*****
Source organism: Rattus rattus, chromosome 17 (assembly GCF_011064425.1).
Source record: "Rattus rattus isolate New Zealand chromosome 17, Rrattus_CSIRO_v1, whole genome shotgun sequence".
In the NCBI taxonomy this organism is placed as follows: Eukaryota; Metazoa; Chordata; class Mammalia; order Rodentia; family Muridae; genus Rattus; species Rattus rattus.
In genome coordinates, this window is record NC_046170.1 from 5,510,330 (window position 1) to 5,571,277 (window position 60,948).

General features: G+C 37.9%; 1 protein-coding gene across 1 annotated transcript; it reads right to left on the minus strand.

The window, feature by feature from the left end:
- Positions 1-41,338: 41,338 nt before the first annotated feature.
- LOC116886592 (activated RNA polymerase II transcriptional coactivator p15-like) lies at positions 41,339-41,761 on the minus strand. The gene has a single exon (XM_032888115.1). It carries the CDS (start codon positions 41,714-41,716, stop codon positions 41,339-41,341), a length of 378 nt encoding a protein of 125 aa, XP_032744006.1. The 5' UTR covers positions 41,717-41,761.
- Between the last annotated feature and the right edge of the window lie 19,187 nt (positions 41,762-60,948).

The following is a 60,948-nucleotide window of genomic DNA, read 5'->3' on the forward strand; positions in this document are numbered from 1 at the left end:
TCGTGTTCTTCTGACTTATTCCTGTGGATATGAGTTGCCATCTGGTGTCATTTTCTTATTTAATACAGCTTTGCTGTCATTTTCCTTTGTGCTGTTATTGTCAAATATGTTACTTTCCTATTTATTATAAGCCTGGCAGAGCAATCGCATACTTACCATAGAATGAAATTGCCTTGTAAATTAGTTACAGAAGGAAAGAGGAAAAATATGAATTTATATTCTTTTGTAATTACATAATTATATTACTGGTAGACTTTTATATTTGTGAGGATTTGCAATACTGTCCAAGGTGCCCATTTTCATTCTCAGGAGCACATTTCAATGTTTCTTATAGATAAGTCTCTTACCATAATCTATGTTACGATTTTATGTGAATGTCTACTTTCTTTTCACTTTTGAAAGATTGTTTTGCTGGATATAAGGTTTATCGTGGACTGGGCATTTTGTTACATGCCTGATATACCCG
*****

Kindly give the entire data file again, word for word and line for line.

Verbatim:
Source organism: Rattus rattus, chromosome 17 (assembly GCF_011064425.1).
Source record: "Rattus rattus isolate New Zealand chromosome 17, Rrattus_CSIRO_v1, whole genome shotgun sequence".
In the NCBI taxonomy this organism is placed as follows: Eukaryota; Metazoa; Chordata; class Mammalia; order Rodentia; family Muridae; genus Rattus; species Rattus rattus.
In genome coordinates, this window is record NC_046170.1 from 5,510,330 (window position 1) to 5,571,277 (window position 60,948).

General features: G+C 37.9%; 1 protein-coding gene across 1 annotated transcript; it reads right to left on the minus strand.

The window, feature by feature from the left end:
- Positions 1-41,338: 41,338 nt before the first annotated feature.
- LOC116886592 (activated RNA polymerase II transcriptional coactivator p15-like) lies at positions 41,339-41,761 on the minus strand. The gene has a single exon (XM_032888115.1). It carries the CDS (start codon positions 41,714-41,716, stop codon positions 41,339-41,341), a length of 378 nt encoding a protein of 125 aa, XP_032744006.1. The 5' UTR covers positions 41,717-41,761.
- Between the last annotated feature and the right edge of the window lie 19,187 nt (positions 41,762-60,948).

The following is a 60,948-nucleotide window of genomic DNA, read 5'->3' on the forward strand; positions in this document are numbered from 1 at the left end:
TCGTGTTCTTCTGACTTATTCCTGTGGATATGAGTTGCCATCTGGTGTCATTTTCTTATTTAATACAGCTTTGCTGTCATTTTCCTTTGTGCTGTTATTGTCAAATATGTTACTTTCCTATTTATTATAAGCCTGGCAGAGCAATCGCATACTTACCATAGAATGAAATTGCCTTGTAAATTAGTTACAGAAGGAAAGAGGAAAAATATGAATTTATATTCTTTTGTAATTACATAATTATATTACTGGTAGACTTTTATATTTGTGAGGATTTGCAATACTGTCCAAGGTGCCCATTTTCATTCTCAGGAGCACATTTCAATGTTTCTTATAGATAAGTCTCTTACCATAATCTATGTTACGATTTTATGTGAATGTCTACTTTCTTTTCACTTTTGAAAGATTGTTTTGCTGGATATAAGGTTTATCGTGGACTGGGCATTTTGTTACATGCCTGATATACCCG